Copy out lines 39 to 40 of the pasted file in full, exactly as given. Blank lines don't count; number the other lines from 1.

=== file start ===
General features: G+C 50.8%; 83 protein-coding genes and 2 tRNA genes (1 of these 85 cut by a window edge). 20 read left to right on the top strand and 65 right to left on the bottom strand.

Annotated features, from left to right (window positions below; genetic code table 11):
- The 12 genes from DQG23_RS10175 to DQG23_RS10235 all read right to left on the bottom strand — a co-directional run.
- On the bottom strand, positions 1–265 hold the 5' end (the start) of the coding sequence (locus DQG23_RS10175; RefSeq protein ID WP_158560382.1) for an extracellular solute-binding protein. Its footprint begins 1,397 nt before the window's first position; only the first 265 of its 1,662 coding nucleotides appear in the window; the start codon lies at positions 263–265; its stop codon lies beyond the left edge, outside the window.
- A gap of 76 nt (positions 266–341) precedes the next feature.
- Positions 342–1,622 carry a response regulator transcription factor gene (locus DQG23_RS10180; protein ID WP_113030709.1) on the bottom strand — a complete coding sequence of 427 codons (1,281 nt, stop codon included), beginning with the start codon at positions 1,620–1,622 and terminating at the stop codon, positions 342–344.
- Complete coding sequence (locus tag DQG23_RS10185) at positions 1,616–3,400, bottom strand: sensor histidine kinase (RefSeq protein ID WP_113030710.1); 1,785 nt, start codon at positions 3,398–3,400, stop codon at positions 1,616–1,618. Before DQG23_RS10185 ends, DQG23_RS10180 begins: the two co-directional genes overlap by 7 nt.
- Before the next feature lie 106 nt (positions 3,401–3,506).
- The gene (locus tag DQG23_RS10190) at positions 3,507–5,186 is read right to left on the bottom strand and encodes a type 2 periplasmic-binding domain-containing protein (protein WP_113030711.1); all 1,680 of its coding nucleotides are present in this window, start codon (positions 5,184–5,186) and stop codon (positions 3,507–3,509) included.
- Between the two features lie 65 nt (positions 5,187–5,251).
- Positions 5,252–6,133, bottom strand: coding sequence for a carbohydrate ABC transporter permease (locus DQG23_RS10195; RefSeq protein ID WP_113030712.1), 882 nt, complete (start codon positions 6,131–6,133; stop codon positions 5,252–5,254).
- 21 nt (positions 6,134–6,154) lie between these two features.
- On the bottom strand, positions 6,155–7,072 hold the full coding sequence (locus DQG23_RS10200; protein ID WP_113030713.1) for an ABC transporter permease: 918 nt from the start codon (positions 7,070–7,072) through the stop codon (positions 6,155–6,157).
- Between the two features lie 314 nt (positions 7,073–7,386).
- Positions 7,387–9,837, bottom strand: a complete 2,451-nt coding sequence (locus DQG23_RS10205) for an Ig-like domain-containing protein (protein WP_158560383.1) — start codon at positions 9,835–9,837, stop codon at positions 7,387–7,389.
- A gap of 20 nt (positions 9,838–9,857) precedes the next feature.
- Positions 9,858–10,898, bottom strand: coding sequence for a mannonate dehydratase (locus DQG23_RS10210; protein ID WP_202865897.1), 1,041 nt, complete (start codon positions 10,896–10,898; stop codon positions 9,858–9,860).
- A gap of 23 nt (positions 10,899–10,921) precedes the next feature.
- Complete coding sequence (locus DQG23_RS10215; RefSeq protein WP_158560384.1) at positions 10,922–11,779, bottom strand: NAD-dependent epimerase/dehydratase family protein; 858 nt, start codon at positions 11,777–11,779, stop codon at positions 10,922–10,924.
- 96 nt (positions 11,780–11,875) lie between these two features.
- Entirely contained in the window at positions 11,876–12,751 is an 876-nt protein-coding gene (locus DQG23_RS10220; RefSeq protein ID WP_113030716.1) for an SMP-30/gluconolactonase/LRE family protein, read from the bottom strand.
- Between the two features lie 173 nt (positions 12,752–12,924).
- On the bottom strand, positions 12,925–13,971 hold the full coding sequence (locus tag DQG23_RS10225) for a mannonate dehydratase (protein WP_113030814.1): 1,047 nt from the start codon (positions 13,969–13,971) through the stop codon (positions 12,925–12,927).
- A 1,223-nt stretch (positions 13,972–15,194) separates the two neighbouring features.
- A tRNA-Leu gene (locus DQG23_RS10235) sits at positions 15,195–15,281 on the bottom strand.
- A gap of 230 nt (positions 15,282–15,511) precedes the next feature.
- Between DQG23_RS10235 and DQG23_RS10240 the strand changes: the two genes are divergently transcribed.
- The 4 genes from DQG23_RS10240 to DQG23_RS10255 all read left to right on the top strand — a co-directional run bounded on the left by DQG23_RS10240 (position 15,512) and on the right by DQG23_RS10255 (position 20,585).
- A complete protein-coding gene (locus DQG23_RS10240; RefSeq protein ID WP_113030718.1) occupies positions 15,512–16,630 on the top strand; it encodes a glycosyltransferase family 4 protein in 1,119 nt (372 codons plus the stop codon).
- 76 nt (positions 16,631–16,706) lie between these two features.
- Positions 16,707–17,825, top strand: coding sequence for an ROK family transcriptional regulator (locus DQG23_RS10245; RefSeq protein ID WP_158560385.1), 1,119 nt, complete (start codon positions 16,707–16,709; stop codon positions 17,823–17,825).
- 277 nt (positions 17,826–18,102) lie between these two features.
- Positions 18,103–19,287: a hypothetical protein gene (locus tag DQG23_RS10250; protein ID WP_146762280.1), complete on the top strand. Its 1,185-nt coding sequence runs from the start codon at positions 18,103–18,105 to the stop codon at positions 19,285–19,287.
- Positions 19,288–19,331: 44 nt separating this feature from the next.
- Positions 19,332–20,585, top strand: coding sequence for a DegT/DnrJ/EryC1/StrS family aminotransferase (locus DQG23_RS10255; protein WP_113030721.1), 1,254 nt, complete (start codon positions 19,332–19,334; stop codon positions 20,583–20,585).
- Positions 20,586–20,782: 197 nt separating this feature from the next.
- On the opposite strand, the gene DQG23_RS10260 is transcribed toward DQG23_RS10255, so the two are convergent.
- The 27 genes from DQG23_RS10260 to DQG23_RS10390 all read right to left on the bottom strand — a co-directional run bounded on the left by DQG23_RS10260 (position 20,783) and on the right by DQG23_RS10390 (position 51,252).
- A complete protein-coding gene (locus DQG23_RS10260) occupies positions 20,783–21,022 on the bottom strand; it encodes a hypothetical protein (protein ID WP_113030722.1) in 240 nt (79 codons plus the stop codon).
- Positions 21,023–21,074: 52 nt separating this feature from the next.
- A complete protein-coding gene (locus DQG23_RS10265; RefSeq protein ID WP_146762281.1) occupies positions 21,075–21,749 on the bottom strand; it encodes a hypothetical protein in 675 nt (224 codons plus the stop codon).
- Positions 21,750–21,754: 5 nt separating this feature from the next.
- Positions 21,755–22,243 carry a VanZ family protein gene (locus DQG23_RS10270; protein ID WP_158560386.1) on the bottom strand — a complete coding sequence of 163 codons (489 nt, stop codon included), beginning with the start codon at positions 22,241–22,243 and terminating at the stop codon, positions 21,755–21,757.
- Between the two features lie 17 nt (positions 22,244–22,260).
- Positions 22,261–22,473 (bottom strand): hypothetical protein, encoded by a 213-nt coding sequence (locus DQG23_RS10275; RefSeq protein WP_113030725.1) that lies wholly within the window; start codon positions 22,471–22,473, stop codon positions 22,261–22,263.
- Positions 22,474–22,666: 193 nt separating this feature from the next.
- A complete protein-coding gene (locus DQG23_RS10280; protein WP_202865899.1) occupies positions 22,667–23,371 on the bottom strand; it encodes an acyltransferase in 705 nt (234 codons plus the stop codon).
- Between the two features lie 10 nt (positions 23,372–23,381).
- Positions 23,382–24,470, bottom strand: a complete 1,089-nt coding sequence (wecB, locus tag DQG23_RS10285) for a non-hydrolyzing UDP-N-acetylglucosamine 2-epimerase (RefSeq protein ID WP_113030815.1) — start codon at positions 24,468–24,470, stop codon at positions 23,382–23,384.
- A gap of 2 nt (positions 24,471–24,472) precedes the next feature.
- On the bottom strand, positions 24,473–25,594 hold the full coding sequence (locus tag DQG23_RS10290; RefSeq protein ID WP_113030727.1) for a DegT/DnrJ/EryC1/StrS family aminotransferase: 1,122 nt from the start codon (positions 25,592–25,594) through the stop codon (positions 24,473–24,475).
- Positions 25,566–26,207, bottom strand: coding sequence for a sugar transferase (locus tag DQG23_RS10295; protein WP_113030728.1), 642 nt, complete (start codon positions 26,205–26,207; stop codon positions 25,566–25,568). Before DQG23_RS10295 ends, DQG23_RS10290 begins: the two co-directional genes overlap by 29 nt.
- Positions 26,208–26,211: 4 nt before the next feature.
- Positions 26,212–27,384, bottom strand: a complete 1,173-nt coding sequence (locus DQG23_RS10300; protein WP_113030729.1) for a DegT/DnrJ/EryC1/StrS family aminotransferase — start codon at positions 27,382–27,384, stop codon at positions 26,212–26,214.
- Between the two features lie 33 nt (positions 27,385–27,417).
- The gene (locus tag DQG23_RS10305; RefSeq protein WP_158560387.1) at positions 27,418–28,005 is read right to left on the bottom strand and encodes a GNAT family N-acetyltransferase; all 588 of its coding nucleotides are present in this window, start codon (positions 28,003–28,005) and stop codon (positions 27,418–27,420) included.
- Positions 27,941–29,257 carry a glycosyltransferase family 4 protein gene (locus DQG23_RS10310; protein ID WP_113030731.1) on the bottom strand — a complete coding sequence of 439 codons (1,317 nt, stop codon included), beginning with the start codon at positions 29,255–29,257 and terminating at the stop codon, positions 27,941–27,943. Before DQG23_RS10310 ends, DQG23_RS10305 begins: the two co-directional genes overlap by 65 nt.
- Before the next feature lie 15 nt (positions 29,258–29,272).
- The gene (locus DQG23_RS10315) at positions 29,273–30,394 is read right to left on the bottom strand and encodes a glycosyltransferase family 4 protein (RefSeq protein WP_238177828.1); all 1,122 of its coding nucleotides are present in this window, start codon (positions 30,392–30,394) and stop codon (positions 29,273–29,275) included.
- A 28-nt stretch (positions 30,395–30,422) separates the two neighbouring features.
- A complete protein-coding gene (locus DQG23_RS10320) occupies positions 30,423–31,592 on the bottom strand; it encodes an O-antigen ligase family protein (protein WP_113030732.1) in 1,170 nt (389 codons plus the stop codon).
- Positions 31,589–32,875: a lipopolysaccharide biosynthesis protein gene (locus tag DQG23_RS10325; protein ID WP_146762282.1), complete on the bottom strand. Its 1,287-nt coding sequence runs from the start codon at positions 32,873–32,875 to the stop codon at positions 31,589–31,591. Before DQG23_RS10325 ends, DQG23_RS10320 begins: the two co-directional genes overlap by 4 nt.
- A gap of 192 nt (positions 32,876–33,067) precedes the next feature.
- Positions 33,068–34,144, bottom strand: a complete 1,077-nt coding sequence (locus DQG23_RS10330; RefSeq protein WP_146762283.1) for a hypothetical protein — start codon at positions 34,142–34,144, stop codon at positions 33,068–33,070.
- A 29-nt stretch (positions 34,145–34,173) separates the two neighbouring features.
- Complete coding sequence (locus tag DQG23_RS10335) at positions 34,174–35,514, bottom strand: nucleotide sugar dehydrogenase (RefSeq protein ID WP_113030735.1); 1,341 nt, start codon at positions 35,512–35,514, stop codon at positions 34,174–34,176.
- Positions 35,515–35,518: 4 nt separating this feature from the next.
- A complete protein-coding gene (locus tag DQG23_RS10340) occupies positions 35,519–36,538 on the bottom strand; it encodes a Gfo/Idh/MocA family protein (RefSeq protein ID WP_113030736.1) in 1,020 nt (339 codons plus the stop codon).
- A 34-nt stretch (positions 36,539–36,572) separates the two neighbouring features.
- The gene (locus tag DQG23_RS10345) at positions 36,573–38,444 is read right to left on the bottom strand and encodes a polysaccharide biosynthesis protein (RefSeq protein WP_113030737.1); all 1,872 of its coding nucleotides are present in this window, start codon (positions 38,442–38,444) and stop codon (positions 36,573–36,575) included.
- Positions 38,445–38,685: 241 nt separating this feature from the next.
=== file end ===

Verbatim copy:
- A complete protein-coding gene (locus DQG23_RS10260) occupies positions 20,783–21,022 on the bottom strand; it encodes a hypothetical protein (protein ID WP_113030722.1) in 240 nt (79 codons plus the stop codon).
- Positions 21,023–21,074: 52 nt separating this feature from the next.